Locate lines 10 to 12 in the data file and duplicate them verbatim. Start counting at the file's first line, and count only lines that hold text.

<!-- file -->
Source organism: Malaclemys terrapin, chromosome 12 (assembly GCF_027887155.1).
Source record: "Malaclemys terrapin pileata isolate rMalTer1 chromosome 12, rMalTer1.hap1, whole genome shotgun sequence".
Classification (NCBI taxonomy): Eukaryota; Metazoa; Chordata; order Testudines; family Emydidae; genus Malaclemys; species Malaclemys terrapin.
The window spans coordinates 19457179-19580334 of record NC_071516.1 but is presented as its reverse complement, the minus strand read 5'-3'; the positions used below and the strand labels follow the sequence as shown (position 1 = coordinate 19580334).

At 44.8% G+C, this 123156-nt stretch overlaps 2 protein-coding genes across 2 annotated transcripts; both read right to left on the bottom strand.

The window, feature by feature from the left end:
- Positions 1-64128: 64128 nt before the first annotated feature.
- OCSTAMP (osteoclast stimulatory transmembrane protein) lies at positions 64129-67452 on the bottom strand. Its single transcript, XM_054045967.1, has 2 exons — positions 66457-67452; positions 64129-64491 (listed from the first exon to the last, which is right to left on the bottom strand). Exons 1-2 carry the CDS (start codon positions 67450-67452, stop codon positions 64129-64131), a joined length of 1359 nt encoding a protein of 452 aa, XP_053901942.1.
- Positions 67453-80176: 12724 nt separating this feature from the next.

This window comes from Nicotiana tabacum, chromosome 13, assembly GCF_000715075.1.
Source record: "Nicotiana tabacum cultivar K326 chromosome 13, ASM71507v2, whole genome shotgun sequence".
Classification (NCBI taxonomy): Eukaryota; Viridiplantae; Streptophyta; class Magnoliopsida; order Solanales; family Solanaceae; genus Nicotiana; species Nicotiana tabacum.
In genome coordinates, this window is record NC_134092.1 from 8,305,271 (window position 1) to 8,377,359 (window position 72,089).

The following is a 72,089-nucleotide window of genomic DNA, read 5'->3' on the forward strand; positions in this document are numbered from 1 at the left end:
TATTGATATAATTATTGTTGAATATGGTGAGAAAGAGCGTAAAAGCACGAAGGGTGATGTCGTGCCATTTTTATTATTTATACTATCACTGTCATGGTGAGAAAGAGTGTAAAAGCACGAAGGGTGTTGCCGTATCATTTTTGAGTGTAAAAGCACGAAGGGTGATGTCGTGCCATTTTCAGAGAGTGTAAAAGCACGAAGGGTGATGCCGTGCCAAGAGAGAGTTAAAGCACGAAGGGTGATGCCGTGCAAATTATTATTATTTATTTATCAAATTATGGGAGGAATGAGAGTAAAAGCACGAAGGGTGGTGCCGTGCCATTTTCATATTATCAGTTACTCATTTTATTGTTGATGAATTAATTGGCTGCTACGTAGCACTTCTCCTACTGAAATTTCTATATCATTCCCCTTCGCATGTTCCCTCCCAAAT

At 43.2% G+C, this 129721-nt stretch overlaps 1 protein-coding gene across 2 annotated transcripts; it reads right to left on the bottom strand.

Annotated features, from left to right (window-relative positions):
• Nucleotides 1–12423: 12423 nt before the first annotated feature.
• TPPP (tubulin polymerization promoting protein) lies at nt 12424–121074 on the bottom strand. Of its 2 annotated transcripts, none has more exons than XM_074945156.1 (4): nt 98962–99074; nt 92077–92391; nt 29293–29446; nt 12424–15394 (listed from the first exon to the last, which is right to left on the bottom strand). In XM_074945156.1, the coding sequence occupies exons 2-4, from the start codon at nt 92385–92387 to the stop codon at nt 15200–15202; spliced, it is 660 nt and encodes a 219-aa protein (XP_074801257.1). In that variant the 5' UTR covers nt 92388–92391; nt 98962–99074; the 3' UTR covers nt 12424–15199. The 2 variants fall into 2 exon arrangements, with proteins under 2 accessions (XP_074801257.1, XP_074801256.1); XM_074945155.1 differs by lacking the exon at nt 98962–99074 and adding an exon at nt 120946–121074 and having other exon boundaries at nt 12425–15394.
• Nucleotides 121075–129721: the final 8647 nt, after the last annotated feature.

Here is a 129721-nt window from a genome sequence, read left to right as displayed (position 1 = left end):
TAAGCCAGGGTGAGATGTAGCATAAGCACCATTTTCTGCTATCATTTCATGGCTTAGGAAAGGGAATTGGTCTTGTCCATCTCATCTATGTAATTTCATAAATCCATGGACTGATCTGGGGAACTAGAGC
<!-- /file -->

This window comes from Nicotiana tabacum, chromosome 13, assembly GCF_000715075.1.
Source record: "Nicotiana tabacum cultivar K326 chromosome 13, ASM71507v2, whole genome shotgun sequence".
Classification (NCBI taxonomy): Eukaryota; Viridiplantae; Streptophyta; class Magnoliopsida; order Solanales; family Solanaceae; genus Nicotiana; species Nicotiana tabacum.